Immigrants who have experienced domestic violence or sexual assault may have a tougher time than before applying for visas that allow them to stay legally in the United States.
The category known as a U-visa, first issued four years ago, is available to any immigrant who reports to law enforcement that they’ve been a crime victim or witness. The US issues up to 10,000 U-visas a year. But this year, the cap was reached earlier than ever.
“Because there’s a lot of advocacy groups who can advise people who are in the U.S. illegally of the different ways that they can become legal residents, exaggeration, overstating the case is very definitely possible," says Joe Guzzardi, a fellow with Californians for Population Stabilization who believes the visas can encourage immigration fraud. "It’s all largely anecdotal anyway. And that’s one of my concerns on this particular visa.”
At the same time, Congress is debating whether to reauthorize a measure that also has helped immigrants: the Violence Against Women Act. Republican lawmakers say the law encourages fraud, and they’re proposing to do away with existing protections for immigrants who are victims of domestic violence.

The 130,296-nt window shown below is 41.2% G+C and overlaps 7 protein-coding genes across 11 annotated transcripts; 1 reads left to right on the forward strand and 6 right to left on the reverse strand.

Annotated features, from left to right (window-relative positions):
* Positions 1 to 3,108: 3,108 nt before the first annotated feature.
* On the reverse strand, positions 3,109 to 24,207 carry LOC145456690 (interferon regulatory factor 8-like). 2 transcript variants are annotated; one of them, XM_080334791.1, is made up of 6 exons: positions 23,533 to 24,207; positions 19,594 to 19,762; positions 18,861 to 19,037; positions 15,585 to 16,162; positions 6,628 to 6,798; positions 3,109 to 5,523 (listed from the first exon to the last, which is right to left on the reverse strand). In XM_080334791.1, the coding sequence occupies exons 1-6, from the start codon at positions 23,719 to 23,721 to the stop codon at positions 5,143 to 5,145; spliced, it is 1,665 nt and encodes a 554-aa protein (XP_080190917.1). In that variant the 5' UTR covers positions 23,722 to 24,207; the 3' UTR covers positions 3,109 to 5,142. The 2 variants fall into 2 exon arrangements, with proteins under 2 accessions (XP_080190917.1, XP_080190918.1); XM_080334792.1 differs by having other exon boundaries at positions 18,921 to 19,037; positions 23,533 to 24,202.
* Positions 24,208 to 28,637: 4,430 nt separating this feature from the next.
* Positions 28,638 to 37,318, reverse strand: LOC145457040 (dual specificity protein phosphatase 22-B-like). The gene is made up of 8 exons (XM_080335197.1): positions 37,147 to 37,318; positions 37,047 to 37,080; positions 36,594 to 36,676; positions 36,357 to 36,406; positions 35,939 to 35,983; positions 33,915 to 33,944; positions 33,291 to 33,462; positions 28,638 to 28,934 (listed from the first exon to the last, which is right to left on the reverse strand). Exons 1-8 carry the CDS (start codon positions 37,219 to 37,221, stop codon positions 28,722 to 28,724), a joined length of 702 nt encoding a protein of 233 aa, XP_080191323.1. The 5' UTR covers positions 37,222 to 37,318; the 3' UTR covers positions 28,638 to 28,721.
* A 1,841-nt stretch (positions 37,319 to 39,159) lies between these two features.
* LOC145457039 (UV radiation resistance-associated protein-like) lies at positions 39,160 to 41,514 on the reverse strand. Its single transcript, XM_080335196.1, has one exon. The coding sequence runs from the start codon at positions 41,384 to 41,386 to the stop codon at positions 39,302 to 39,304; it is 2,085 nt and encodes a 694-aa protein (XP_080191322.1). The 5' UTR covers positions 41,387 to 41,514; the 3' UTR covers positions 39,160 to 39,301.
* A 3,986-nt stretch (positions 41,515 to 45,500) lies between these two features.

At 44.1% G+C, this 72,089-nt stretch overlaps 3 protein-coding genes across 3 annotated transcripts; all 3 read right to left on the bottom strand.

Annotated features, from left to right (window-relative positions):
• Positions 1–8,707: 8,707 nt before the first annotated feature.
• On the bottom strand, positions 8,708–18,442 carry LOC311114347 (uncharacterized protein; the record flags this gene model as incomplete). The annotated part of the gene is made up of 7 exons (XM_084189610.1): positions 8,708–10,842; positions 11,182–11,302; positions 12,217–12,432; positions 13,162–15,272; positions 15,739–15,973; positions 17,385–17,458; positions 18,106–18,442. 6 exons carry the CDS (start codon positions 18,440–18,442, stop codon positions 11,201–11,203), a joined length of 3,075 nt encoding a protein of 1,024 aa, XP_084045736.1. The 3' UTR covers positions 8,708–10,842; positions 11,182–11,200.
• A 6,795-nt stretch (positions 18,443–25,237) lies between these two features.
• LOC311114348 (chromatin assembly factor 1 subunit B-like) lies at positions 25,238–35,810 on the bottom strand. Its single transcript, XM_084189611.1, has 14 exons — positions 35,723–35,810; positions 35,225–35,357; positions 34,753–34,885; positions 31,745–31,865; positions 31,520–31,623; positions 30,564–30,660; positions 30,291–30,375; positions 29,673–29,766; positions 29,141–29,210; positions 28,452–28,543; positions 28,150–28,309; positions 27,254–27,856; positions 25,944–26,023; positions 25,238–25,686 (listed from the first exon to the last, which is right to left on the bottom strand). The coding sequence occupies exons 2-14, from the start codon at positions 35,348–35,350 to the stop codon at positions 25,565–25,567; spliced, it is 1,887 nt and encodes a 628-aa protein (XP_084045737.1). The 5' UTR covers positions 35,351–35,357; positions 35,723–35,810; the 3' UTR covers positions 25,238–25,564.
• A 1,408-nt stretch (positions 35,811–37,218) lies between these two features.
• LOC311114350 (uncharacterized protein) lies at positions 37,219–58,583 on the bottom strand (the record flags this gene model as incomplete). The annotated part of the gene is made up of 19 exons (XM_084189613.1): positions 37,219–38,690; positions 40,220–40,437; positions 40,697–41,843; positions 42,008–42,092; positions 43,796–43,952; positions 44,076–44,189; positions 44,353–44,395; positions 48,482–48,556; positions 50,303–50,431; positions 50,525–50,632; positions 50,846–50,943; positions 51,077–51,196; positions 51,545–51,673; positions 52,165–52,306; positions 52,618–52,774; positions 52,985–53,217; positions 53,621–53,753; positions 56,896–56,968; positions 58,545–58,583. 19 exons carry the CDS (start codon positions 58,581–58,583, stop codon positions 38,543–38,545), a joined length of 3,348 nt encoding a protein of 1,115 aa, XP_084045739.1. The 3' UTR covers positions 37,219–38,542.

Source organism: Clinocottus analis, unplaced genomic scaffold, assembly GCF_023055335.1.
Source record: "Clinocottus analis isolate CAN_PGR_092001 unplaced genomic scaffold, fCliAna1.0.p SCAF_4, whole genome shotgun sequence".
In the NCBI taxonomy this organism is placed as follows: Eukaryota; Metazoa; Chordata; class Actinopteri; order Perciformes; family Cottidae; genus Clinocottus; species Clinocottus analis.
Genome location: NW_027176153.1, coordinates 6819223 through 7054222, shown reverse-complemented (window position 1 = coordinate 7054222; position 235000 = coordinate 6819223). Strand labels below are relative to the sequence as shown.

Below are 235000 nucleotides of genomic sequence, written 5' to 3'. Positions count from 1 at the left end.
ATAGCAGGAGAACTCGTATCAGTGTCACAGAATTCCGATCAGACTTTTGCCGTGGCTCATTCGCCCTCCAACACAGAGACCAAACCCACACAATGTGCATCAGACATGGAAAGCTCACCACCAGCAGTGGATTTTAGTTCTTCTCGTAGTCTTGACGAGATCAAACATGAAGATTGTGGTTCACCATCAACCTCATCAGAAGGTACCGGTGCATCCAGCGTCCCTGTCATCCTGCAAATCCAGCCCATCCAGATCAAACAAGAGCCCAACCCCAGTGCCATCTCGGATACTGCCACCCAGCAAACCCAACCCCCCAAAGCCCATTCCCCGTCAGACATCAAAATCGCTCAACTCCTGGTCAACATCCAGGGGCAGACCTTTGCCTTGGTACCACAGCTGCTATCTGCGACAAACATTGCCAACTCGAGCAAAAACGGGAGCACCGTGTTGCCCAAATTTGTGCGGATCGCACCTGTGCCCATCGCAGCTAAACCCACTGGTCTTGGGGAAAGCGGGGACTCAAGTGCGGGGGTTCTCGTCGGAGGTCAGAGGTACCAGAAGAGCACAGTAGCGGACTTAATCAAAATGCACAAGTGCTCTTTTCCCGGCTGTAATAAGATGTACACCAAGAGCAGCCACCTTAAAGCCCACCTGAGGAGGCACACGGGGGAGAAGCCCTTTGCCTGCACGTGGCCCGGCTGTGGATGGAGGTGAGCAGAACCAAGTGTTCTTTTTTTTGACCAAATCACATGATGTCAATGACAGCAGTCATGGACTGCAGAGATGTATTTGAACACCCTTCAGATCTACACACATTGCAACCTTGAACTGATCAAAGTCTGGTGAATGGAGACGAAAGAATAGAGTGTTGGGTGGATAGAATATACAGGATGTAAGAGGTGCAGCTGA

“The government does have a right to investigate any type of fraud. But we have to be very careful because there are women who are truly victims of domestic violence and do need this protection," says Patricia Corrales, a former deputy district attorney in Denver who's now an immigration attorney in Los Angeles. "And they need the opportunity to stay in this country, legally.”
Immigration activists say the suspension of U-visas or the repeal of the Violence Against Women Act could discourage some immigrant women from speaking up against crime, and would place them in further jeopardy.
But as November’s elections approach, it’s unlikely either measure will be expanded before the end of the year.